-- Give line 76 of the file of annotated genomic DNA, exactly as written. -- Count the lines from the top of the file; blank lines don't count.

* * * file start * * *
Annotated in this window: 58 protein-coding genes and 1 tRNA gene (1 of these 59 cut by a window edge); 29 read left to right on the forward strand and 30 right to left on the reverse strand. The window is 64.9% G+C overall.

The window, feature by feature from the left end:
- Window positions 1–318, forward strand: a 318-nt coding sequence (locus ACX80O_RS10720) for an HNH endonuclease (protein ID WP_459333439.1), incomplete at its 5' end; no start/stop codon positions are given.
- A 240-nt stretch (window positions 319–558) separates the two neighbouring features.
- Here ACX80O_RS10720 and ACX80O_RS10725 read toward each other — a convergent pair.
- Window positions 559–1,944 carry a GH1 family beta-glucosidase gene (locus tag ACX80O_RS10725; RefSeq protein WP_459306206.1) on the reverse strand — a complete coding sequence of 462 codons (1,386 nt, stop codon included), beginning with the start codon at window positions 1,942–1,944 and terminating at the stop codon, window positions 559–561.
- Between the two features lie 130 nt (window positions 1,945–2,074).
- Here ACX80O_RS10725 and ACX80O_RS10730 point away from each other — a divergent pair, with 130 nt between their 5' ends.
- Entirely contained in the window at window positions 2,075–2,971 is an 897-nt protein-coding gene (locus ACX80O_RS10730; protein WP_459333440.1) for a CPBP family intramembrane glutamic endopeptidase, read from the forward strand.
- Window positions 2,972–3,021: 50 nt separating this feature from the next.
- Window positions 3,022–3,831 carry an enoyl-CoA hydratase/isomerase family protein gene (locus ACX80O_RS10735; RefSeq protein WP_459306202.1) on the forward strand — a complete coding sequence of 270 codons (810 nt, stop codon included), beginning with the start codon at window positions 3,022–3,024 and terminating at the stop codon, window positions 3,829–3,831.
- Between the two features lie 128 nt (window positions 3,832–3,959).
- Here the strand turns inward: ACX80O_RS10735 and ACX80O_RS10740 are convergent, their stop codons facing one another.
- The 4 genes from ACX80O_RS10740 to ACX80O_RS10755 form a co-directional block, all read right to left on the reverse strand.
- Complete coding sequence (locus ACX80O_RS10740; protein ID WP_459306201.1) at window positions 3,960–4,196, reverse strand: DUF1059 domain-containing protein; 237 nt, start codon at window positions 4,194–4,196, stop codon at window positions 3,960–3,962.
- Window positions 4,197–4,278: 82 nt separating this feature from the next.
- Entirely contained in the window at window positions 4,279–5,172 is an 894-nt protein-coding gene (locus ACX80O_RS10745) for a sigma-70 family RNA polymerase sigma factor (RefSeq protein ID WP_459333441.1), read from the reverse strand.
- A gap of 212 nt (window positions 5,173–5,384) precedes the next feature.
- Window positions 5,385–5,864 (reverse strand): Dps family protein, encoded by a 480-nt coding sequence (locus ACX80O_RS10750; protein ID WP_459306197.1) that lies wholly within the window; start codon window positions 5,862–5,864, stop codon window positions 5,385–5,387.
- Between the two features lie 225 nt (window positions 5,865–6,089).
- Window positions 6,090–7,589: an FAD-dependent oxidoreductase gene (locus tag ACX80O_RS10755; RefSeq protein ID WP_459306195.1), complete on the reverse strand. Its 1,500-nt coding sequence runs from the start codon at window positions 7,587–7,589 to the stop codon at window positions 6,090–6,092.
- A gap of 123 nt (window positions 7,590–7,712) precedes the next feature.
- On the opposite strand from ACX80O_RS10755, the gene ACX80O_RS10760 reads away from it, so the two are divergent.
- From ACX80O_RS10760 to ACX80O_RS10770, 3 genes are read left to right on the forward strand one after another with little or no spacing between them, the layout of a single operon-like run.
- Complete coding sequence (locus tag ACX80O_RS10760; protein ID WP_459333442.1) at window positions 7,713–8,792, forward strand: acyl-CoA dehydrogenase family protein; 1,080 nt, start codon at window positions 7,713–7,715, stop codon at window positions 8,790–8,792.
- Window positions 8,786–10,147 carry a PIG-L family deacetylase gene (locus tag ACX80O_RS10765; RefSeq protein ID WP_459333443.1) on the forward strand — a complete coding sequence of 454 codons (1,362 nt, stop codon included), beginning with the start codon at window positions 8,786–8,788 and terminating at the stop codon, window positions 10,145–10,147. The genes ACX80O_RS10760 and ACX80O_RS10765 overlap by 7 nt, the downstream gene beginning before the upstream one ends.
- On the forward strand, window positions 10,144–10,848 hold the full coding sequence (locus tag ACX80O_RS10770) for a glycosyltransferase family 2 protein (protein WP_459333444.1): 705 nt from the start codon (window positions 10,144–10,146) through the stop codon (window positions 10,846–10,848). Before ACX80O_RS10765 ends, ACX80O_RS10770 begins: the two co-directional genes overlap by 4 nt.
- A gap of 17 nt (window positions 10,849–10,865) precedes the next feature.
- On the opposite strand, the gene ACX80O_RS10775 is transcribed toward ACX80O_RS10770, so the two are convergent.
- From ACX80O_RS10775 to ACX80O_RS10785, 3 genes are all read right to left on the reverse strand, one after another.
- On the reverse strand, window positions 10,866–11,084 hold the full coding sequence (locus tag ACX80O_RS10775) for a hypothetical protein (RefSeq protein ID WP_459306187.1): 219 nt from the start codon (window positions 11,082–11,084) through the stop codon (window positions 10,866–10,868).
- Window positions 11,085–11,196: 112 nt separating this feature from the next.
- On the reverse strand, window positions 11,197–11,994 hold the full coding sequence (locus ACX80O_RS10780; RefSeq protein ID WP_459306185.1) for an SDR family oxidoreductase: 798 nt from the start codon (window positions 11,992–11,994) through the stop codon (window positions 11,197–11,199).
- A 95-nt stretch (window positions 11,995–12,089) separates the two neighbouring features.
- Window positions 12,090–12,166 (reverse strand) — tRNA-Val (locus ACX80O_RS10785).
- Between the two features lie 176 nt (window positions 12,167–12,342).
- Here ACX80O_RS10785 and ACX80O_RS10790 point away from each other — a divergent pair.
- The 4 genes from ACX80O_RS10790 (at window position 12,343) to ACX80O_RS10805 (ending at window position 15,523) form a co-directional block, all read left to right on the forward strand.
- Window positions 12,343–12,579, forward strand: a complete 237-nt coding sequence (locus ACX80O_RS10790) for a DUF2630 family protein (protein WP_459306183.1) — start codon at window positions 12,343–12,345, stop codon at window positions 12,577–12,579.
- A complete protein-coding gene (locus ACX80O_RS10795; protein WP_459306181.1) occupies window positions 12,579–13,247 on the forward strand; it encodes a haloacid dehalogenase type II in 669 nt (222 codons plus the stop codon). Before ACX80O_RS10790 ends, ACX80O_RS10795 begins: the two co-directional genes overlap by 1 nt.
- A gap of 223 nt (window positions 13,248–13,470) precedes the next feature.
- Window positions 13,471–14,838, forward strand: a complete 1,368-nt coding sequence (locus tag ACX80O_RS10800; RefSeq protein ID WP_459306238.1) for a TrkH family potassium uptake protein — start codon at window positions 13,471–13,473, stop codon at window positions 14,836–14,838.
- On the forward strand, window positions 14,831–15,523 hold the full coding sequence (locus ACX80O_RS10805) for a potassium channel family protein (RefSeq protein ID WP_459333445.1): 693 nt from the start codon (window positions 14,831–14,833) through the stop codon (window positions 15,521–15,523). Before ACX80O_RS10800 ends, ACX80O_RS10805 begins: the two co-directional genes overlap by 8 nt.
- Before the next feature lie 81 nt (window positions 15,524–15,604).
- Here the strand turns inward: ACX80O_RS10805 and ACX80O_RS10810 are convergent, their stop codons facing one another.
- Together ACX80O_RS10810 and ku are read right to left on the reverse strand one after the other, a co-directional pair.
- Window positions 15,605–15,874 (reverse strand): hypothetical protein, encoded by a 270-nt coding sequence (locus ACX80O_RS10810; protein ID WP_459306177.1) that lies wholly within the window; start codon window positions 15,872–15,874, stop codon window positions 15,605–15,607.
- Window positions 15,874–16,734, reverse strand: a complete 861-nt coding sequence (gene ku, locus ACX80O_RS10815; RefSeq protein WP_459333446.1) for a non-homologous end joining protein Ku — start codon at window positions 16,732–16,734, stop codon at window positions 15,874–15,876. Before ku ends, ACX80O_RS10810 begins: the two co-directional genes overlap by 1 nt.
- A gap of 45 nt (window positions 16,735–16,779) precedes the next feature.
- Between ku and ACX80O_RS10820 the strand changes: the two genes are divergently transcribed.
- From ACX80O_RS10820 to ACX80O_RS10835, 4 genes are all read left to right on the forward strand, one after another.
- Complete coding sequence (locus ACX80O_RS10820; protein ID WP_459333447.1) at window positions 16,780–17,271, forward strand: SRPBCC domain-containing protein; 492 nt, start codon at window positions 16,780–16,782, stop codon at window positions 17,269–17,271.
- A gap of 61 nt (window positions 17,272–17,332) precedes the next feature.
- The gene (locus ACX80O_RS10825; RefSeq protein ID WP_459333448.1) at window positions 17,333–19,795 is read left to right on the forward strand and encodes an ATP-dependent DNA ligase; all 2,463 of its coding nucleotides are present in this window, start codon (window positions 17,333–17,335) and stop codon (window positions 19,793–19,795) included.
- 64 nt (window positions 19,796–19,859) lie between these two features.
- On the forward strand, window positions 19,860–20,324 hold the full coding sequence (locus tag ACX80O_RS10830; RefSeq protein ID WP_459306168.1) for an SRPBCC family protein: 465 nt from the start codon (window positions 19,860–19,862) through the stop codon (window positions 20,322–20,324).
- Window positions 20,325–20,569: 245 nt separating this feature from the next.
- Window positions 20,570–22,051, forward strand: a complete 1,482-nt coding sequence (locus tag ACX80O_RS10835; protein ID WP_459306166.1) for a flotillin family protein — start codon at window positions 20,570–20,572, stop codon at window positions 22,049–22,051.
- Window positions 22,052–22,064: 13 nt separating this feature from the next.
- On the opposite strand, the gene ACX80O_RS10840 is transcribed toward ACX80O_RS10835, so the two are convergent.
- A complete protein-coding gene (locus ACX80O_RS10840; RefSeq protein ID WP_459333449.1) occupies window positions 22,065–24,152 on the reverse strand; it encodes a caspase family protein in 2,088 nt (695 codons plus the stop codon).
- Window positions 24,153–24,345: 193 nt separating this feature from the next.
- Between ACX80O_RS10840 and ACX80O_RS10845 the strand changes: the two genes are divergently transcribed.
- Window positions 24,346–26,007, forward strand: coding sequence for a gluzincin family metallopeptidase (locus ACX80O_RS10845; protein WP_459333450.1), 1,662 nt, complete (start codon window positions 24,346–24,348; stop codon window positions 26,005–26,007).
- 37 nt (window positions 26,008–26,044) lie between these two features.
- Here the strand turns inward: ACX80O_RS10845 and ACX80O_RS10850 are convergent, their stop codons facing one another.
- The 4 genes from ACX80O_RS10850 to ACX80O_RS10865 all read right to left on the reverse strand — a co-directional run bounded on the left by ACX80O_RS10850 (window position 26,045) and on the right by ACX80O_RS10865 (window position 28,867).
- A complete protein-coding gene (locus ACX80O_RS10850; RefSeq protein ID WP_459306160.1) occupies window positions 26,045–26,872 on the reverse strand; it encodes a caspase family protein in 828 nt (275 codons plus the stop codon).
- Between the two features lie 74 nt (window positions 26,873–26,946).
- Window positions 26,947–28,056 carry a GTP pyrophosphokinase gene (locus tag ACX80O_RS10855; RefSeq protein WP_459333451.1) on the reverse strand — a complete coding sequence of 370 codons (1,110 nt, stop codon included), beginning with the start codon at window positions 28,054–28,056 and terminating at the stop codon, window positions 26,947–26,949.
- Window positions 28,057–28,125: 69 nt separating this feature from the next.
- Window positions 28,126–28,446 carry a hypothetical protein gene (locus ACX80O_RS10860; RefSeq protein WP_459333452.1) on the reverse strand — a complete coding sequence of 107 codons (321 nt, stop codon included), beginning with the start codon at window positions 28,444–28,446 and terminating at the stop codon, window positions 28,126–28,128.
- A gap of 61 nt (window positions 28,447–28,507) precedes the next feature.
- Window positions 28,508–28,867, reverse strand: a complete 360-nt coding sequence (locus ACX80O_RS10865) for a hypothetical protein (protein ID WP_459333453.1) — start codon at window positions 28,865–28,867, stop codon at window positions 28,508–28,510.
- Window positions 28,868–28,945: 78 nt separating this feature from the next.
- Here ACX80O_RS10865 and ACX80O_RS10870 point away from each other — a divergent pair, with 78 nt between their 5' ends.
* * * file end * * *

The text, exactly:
- Here ACX80O_RS10865 and ACX80O_RS10870 point away from each other — a divergent pair, with 78 nt between their 5' ends.